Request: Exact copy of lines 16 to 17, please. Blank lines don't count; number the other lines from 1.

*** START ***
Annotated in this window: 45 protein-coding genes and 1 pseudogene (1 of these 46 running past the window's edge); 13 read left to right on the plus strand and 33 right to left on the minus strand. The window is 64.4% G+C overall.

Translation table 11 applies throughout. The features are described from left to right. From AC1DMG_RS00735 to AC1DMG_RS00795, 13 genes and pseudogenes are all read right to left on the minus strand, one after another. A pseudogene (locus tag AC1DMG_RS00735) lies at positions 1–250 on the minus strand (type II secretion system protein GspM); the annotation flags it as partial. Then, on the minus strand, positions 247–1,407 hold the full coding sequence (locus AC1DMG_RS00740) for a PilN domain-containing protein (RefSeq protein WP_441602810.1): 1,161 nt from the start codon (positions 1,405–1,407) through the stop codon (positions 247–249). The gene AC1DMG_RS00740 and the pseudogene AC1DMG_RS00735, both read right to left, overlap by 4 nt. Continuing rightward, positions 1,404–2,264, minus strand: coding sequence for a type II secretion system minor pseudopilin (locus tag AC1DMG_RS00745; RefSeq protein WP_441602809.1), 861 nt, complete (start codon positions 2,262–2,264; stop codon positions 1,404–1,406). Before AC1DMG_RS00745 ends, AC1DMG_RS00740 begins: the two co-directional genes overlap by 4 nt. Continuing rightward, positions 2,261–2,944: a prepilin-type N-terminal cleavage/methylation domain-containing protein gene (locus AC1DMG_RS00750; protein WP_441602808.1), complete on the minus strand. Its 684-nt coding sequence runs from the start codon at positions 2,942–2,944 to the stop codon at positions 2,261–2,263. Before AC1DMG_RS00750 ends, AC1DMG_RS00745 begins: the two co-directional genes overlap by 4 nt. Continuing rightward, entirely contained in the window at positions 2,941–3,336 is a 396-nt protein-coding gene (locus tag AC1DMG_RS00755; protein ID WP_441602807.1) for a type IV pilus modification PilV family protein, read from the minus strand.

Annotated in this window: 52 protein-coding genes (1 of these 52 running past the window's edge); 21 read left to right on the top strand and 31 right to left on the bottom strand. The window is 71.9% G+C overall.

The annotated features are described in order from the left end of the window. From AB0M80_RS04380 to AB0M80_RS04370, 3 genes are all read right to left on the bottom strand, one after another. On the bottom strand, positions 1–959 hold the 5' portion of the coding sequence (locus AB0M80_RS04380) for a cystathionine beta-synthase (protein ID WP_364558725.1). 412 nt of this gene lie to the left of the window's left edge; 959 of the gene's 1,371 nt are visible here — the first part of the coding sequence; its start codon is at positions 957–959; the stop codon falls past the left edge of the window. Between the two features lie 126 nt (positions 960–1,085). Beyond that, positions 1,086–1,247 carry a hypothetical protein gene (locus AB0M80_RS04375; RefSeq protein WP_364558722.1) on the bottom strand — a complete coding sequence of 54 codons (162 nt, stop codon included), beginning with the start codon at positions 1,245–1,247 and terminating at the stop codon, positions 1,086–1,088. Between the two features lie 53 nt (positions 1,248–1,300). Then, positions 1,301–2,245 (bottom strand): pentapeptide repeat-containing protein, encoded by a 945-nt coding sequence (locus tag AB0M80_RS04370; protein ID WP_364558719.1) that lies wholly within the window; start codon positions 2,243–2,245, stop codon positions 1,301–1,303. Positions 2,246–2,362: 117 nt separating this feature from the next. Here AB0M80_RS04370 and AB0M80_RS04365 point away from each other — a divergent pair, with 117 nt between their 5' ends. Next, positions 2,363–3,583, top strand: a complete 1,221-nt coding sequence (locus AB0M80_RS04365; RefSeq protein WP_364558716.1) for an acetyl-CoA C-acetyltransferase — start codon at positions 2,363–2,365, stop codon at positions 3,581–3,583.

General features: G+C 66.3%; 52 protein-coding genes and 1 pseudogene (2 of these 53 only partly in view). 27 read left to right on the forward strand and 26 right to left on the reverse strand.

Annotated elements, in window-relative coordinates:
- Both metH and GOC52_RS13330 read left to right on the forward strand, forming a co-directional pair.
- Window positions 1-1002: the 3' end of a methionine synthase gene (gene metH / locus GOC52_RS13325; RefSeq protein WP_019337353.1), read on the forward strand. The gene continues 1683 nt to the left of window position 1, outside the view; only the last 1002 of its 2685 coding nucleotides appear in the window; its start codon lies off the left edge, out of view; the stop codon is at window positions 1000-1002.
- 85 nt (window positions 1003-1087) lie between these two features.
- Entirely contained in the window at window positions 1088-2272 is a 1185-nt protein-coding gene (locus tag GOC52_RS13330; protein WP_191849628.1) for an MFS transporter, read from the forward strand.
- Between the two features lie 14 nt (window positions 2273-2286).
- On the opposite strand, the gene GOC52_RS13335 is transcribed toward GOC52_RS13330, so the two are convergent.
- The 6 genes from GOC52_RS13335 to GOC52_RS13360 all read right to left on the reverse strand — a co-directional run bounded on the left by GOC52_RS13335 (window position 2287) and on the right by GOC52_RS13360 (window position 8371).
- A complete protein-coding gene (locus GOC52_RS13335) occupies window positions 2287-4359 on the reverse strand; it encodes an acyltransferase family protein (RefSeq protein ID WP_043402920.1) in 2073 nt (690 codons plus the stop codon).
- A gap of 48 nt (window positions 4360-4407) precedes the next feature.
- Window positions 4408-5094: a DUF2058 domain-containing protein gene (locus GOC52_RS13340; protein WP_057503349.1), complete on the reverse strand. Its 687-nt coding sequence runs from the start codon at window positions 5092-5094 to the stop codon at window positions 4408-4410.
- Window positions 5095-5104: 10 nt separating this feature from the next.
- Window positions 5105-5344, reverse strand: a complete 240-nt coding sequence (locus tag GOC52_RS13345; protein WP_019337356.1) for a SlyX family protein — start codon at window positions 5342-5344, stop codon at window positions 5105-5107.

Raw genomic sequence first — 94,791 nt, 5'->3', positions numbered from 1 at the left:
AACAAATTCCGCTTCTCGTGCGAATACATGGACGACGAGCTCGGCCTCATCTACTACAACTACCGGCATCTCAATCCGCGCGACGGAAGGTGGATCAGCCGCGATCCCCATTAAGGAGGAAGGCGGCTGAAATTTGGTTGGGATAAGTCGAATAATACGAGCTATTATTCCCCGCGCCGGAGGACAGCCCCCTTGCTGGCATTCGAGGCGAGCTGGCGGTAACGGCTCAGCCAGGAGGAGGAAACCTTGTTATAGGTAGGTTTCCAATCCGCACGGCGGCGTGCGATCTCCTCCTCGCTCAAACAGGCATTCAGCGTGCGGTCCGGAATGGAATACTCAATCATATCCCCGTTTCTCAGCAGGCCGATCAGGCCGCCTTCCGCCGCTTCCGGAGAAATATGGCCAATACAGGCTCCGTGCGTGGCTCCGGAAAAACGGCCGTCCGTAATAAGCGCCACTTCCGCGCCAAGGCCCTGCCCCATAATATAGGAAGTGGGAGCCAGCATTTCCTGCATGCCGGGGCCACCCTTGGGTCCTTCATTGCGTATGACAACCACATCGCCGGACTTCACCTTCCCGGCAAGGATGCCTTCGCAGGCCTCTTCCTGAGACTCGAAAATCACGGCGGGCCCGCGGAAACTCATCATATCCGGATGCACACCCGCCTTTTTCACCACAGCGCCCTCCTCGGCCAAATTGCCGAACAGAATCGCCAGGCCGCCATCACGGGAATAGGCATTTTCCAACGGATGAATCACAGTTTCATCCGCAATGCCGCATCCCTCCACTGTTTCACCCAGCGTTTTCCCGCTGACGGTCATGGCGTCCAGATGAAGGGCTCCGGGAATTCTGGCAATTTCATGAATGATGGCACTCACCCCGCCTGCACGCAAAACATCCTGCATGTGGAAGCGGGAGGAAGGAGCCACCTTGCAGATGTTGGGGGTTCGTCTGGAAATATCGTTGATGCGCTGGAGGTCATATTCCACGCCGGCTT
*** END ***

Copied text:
- Window positions 4408-5094: a DUF2058 domain-containing protein gene (locus GOC52_RS13340; protein WP_057503349.1), complete on the reverse strand. Its 687-nt coding sequence runs from the start codon at window positions 5092-5094 to the stop codon at window positions 4408-4410.
- Window positions 5095-5104: 10 nt separating this feature from the next.